The world is facing complex challenges regarding the future of sustainable energy which demand comprehensive and immediate solutions, United Nations Deputy Secretary-General Jan Eliasson declared today as he delivered remarks to the General Assembly's Global Energy Ministerial Meeting.
“All of us here today have a great responsibility. Future generations will judge us harshly if we fail to uphold our moral and historical duties in this year of action,” affirmed the Deputy Secretary-General as he spotlighted the importance of charting a new course for global sustainable development.
“Success depends on Governments, companies, investors, educators, scientists, civil society and citizens acting in concert,” he told the meeting, which is being held in connection with the second annual Sustainable Energy for All (SE4All) Forum, which opened Monday in New York and wraps up tomorrow. “Working together, we can light rural clinics, empower local businesses, invigorate economies and protect the environment.”
According to the World Bank's recently released report, Progress Toward Sustainable Energy: Global Tracking Framework 2015, some 1.1 billion people in the world still live without electricity and almost 3 billion still cook using polluting fuels like kerosene, wood, charcoal and dung. And, while picking up steam, renewable energy generation and energy efficiency improvements will need to accelerate dramatically, it says.
Speaking to the gathered delegates, Mr. Eliasson underscored that 2015 would be “a milestone year” for the UN and the international community as it addressed these economic, social and environmental imperatives at three key meetings: in Addis Ababa in July, where UN Member States will work to agree a new forward-looking financing framework for development; in New York in September where they would seek to adopt “a bold universal new post-2015 development agenda” and in Paris in December where they would work to reach a robust universal climate agreement.
“Our aim is – and must be – to bring about transformative change across sectors and across societies,” he added. “We need new approaches that go to the heart of unsustainable production and consumption patterns – across agriculture, industry, infrastructure and transport, and from factories to offices, from homes to market places.”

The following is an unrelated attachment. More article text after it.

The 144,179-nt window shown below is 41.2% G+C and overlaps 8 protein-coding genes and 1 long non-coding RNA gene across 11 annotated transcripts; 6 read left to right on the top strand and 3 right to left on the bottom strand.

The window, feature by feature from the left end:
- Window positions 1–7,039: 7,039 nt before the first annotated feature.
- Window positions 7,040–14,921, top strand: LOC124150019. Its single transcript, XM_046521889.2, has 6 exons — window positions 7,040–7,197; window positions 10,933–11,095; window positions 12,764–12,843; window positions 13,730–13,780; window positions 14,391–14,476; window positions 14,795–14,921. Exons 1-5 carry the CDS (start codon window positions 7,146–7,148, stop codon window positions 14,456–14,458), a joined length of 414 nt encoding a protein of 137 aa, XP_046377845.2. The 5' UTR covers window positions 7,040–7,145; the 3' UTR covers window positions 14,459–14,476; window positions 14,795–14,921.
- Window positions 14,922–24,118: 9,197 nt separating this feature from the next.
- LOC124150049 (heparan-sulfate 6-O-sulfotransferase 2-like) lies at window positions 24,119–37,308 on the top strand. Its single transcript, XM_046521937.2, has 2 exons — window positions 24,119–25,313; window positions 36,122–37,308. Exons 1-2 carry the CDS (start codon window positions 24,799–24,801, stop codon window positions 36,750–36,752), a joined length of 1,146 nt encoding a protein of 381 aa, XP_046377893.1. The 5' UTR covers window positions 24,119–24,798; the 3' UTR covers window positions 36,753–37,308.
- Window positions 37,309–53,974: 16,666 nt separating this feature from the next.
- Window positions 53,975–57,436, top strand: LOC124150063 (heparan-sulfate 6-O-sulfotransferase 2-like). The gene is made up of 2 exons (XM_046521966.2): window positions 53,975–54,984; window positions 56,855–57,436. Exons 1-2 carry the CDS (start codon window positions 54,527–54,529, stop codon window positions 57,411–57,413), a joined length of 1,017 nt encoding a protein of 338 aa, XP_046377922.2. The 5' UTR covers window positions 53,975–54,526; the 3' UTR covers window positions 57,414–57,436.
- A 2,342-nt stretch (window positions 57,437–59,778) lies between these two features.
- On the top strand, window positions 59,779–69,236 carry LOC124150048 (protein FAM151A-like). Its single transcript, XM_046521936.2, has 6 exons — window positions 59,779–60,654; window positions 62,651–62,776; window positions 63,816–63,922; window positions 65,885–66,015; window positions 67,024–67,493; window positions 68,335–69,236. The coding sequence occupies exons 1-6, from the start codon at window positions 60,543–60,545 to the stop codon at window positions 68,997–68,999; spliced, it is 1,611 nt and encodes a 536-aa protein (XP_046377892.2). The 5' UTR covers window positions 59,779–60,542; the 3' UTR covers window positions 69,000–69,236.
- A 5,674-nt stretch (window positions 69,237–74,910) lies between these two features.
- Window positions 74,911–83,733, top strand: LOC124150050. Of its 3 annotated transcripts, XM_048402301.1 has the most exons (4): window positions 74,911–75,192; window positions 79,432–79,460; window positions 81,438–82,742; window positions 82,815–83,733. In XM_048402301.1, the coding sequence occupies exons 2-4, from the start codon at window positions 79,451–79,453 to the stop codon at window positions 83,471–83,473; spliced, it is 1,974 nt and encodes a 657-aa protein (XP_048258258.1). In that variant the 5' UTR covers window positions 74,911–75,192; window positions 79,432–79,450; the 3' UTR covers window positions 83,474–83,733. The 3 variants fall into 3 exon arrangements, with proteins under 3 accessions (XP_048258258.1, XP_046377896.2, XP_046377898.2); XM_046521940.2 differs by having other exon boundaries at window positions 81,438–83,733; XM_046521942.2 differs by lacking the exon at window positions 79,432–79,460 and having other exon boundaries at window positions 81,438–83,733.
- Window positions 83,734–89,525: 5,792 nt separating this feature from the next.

The Deputy Secretary-General observed that more than 80 developing countries had already joined the SE4All initiative, making commitments worth billions of dollars and taking ambitious actions on the ground. In one particular instance, he said, the UN-backed Zero Routine Flaring by 2030 initiative had brought 18 countries, oil companies and development institutions into the fold to scale up energy efficiency efforts.
At the same time, much remains to be done to help close the remaining gap. According to the World Bank report – which was presented to the opening of the SE4All forum on 18 May – global policy makers must work to triple energy investments from the current level of roughly $400 billion to $1.25 trillion and to adopt modern methods of measuring energy access to replace more traditional measures, such as presence of a household electricity connection, which mask vast differences in the quality of energy services.
The report also calls for transfer of knowledge and technology for sustainable energy and for increased effort to address the linkages between energy and other development sectors, including water, agriculture, gender and health. Better understanding those linkages will be critical to achieving SE4All and other development goals.
“Member States have already indicated that energy will be part of this new generation of development goals,” Mr. Eliasson concluded. “Now we must ensure that means of implementation are equal to the task.”
Against that backdrop, Kandeh Yumkella, the UN Secretary-General’s Special Representative for Sustainable Energy for All and CEO of the SE4All Initiative told delegates that the world had “a trillion dollar” opportunity to accelerate efforts on the sustainable energy revolution.
“It has taken us 20 years to make energy central to the development agenda,” he declared. “The reason we could not discuss energy in an amicable way for nearly two decades is because the politics was not right. It takes politics to change an energy system we’ve been dependent on for over 100 years. It takes strong leadership, real politics to make that happen.”
Mr. Yumkella observed that through a unique combination of politics, public policy awareness, pricing, and public-private partnerships, the international community had managed to develop a narrative of sustainable energy for all.
But, he warned, the time for implementation had now come and Member States would be required to take action at the national and regional level.
“This is not about helping the poor South. This is about an energy revolution. Making sure even the rich use energy different,” the Special Representative asserted to widespread applause. “Because it is the emissions from a handful of countries that will take us to climate hell. It is the poor who will suffer the most if others do not use energy properly.”
Also addressing, Acting President of the General Assembly, Kaha Imnadze, explained that by ensuring access to “affordable, reliable, sustainable, and modern energy for all,” the international community would “greatly contribute” to the world's economic transformation, improving people's livelihoods, addressing climate change and protecting our planet.
“It is essential that governments continue to prioritize energy access, higher energy efficiency and cleaner energy in national development plans and strategies,” he added.
“We need appropriate policy and institutional frameworks to encourage investment in the energy sector and spur further advances in the development of clean-energy technology.”